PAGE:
Parents have had enough

It is not only the pandemic. Many are disgusted by the decline in student performance, lack of focus on important basics that help students succeed in life, such as math, science, English, grammar, reading, debate and engagement in honest open discussion… parents are seeing the results in social engineering and indoctrination play out across this nation. Suicide, pornography, violent games, crime, irresponsible sex education that exploits young minds, even addiction to technology… enough! The pandemic has forced parents to pay attention to the curriculum and instruction as it comes into their homes online. They’ve had enough.

Wendy Smith

Colorado Springs

Being a black man in America

Growing up in Spotsylvania County, Va., my father warned me about the “white man.” My father, who grew up in South Carolina and served in Vietnam, told stories of black men caught with white women being lynched. He told me about our cousin, arrested one night and found hanging in his cell the next. I was told to sleep in my car, not look for help, if it ever broke down late at night. He never stood for the national anthem at sporting events; he said it “didn’t apply to black folks”. He often reminded me that, after massacring black churchgoers, the police treated the suspected murderer to Burger King before taking him to jail.

After 37 trips around the sun in the South, marrying a white German woman, and fathering six children, I know he was right to warn me. When I was 12, a Spotsylvania County deputy threatened to “make me disappear” after I called his house. At 26, a white woman called the police and said she “would make sure I would not see my daughter grow up” because she knew I was on probation.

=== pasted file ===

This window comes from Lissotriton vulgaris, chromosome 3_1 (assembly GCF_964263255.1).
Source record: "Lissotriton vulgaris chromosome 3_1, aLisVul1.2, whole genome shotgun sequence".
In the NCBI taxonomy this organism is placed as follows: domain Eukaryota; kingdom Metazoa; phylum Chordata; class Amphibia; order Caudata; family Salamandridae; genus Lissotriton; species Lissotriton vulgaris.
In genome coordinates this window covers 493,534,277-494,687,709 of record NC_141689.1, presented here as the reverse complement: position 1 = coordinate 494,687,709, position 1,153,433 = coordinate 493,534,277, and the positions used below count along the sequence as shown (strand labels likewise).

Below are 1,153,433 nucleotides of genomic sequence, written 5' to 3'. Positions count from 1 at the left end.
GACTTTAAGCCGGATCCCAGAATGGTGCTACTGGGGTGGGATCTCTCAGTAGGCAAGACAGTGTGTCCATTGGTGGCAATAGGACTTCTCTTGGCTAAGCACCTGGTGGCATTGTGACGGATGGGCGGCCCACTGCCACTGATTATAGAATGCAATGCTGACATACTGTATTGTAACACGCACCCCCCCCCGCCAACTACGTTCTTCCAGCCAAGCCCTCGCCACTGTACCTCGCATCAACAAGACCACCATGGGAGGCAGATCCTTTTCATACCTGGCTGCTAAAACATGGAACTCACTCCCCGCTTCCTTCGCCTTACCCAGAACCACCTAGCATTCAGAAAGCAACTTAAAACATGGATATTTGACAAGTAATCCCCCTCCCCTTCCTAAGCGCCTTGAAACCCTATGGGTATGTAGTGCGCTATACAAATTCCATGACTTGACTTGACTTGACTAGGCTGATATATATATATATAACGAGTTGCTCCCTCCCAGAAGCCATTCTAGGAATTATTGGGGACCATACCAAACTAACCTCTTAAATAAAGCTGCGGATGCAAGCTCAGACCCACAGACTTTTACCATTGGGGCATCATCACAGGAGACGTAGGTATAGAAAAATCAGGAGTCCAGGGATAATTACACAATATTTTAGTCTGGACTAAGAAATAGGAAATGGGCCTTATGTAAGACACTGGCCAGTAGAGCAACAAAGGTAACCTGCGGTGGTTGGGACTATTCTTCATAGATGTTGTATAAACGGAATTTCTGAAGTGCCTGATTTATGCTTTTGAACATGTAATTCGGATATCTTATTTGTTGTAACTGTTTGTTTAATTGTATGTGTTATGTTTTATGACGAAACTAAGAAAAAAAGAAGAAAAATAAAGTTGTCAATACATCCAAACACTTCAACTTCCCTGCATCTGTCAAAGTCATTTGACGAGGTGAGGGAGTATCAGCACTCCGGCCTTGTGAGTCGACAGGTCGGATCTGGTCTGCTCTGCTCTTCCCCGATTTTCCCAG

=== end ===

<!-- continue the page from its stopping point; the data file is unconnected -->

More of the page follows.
I moved to Colorado Springs to escape the oppressive air of the South. The blissful ignorance afforded to those who “don’t read the news” is outside my budget. It is impossible to escape the range of emotions and fear associated with being a black man in America. I cannot afford to get mad; it could cost me my life. So, I write.

Jamil Aaron

Colorado Springs

It works both ways

Years ago when I lived in Virginia I was punched in the face by a lady who wanted my shopping cart. I fell to the ground. She quickly grabbed my cart & went into the store. She exited through another exit. The police were called and I went to the hospital — concussion, headache, bruised face, black eye. The next day detectives came to my door. They asked what happened. I told them. It turns out this “lady” was a police officer and she went to her station she worked at and filed a report saying I assaulted her.

I was arrested, fingerprinted and booked in jail. I was released on bond with a court date. Cost me $1,500 to get a lawyer. My lawyer had found she also had an assault charge from college in North Carolina. The case dragged on with her delays. A lot of stress. My case was finally dismissed, she was found guilty, ordered to attend anger management classes and never have a gun.

She was told she could resign or be fired. She resigned. She got a job working in the jail teaching inmates how to read and write. I could not sue the city because she was not on duty at the time. I could not sue her — she transferred her assets to her boyfriend, I did not get a settlement of millions, I still have nightmares and headaches. Oh, by the way, she was black, I am white. It works both ways!

Sharon Pacheco

Peyton